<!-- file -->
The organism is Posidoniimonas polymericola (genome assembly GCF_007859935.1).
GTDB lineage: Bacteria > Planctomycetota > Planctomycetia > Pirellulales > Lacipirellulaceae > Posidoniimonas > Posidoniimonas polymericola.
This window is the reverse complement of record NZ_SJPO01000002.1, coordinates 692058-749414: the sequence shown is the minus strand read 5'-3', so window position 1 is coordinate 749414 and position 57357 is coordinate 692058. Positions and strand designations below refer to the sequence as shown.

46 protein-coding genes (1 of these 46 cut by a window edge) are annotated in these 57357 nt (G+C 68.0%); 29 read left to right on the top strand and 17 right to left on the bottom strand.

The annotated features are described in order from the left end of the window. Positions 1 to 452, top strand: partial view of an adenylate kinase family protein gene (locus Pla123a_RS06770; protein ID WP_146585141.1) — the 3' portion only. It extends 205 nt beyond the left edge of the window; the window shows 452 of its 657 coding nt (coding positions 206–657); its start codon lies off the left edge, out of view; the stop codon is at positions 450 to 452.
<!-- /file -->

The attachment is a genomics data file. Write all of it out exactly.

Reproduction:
The organism is Posidoniimonas polymericola (genome assembly GCF_007859935.1).
GTDB lineage: Bacteria > Planctomycetota > Planctomycetia > Pirellulales > Lacipirellulaceae > Posidoniimonas > Posidoniimonas polymericola.
This window is the reverse complement of record NZ_SJPO01000002.1, coordinates 692058-749414: the sequence shown is the minus strand read 5'-3', so window position 1 is coordinate 749414 and position 57357 is coordinate 692058. Positions and strand designations below refer to the sequence as shown.

46 protein-coding genes (1 of these 46 cut by a window edge) are annotated in these 57357 nt (G+C 68.0%); 29 read left to right on the top strand and 17 right to left on the bottom strand.

The annotated features are described in order from the left end of the window. Positions 1 to 452, top strand: partial view of an adenylate kinase family protein gene (locus Pla123a_RS06770; protein ID WP_146585141.1) — the 3' portion only. It extends 205 nt beyond the left edge of the window; the window shows 452 of its 657 coding nt (coding positions 206–657); its start codon lies off the left edge, out of view; the stop codon is at positions 450 to 452.